Closing the skills gap through Connect NC

If North Carolina is serious about driving sustained economic growth by strengthening higher education to prepare our future workforce and closing the “skills gap,” we need to pass the Connect NC bond referendum March 15.

To stay competitive in a global economy that is increasingly knowledge- and technology-driven, North Carolinians must be prepared to fill the jobs of the future – jobs that will require levels of education beyond high school.

According to the Georgetown Center on Education and the Workforce, by 2020, 67 percent of all future jobs in our state will require post-secondary education – whether that is certifications, an associate’s degree or a four-year degree. Even more advanced education will be required for some of the fastest-growing occupations in the areas of science, technology, engineering and math – the STEM fields. Unfortunately, many North Carolinians will not have the education required for those jobs, which could result in a significant worker shortage just as our economy is getting stronger.

We know firsthand how difficult it can be to fill jobs, especially those in the technology industries so prevalent here in the Triangle and across the state. For example, at SAS, it may take as long as two years to fill positions in areas such as operations research and machine learning. Likewise, AT&T often faces challenges in finding enough people with advanced technical skills and the educational background needed for some positions, such as software engineers or network engineers.

Our companies are only two of the many experiencing skills gaps in STEM fields, as these gaps exist across numerous industry sectors. Experts predict significant growth in the financial services industry, professional and business services, wholesale and retail trade, healthcare services and a rebounding manufacturing industry, especially in the high-tech area. These occupations will also require education beyond high school.

In addition, it is increasingly vital for workers to have “soft skills” such as clarity in communication, collaboration, critical thinking and respect for diversity. All too often, these people skills can be a challenge, especially for some younger workers.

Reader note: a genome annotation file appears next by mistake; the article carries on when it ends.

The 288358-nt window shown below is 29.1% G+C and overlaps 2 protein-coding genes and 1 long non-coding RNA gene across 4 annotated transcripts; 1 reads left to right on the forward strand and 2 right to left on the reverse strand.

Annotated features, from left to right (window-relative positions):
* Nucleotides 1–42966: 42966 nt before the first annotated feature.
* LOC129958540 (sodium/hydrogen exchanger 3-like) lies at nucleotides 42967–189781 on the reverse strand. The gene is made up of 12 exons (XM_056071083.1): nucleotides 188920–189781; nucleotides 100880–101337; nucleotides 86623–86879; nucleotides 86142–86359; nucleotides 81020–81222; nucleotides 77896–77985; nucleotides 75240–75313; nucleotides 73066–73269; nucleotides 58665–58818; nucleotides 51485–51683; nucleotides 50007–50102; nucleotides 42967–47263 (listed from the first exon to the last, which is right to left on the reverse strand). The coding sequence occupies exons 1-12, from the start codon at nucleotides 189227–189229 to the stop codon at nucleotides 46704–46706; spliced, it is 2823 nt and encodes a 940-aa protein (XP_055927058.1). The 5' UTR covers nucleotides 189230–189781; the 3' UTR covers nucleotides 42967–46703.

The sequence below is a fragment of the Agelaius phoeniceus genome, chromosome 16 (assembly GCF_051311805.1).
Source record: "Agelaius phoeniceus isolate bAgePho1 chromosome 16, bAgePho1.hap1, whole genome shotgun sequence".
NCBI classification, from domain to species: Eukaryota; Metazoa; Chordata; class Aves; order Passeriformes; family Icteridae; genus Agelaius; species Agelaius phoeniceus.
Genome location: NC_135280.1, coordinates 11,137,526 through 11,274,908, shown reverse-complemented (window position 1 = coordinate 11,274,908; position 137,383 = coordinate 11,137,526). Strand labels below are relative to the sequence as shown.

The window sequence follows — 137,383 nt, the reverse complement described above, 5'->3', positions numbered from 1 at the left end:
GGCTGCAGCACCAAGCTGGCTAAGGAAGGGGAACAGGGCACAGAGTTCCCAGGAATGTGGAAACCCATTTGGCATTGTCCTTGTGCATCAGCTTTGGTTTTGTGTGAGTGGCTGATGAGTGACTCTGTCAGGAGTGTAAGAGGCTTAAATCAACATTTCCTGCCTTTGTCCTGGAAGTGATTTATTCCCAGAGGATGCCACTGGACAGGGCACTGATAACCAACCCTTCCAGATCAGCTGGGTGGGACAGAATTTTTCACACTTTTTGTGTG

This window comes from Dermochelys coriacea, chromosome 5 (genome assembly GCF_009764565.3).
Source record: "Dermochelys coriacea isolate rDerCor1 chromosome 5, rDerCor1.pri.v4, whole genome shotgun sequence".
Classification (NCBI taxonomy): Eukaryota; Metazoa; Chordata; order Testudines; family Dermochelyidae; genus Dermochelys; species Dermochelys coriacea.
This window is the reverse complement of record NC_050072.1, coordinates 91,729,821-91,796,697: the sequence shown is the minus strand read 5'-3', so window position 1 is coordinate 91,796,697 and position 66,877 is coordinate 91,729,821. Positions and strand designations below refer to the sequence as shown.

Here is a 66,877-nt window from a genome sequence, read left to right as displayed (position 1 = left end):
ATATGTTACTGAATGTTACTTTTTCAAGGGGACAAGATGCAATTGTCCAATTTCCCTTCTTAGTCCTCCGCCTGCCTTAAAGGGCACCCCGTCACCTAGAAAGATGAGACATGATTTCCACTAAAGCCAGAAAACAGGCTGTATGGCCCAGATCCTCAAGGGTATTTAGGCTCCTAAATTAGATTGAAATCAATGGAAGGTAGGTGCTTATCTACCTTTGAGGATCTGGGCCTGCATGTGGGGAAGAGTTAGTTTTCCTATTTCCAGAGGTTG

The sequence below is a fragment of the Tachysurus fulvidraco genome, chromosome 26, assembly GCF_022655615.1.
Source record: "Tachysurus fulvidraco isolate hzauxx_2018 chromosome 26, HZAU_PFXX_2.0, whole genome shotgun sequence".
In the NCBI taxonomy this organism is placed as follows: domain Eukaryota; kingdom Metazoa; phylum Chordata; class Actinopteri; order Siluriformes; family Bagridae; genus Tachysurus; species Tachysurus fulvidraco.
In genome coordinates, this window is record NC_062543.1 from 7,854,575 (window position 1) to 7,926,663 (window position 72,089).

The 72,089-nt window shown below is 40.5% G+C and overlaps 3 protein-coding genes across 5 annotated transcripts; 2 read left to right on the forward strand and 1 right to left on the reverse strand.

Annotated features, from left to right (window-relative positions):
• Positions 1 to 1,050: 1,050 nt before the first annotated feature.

North Carolina must have the long-term vision to ensure our higher education system has the capacity and services to help students develop the skills successful businesses require.

Connect NC is key to closing these critical gaps. Through the bond issue, our universities and community colleges can nurture and develop our future talent pool. Investments through Connect NC will help students attain necessary degrees and certifications, preparing them to enter high-growth, in-demand careers in North Carolina companies – and closing the skills gap that has the potential to inhibit economic growth.

The bond package will support new research, technology and innovation across all of our universities and community colleges. Connect NC will also fund new buildings, along with much-needed repairs and renovations at facilities across the state.

The 20-year funding under this bond will improve our state over time, without any increase in taxes or any harm to our state’s strong credit rating. Moreover, this funding will support other initiatives vital to our state’s competitiveness, including parks, safety, recreation and water and sewer infrastructure investments.

The investments in our state from Connect NC are critical to sustained economic growth and continued success in our global economy. Connect NC investments will benefit all North Carolinians. Whether you are an alum of North Carolina’s university or community college system, have or had a child in the system, or simply want our state to have the best-skilled workforce in the country, you will benefit from Connect NC.

The need for educational resources continues to grow. In the 15 years since the last statewide bond referendum, 2 million people have moved here – and that trend continues. We must support efforts like Connect NC to meet the demands of that growth.

North Carolina has always prided itself on being a leader in education. We need to demonstrate that continued leadership and improve North Carolina’s higher education systems by voting “yes” for the Connect NC bond referendum March 15.

Ann Goodnight is senior director of Community Relations at SAS and an honorary Connect NC chair. Vanessa Harrison is president of AT&T-North Carolina and serves on the Connect NC working committee.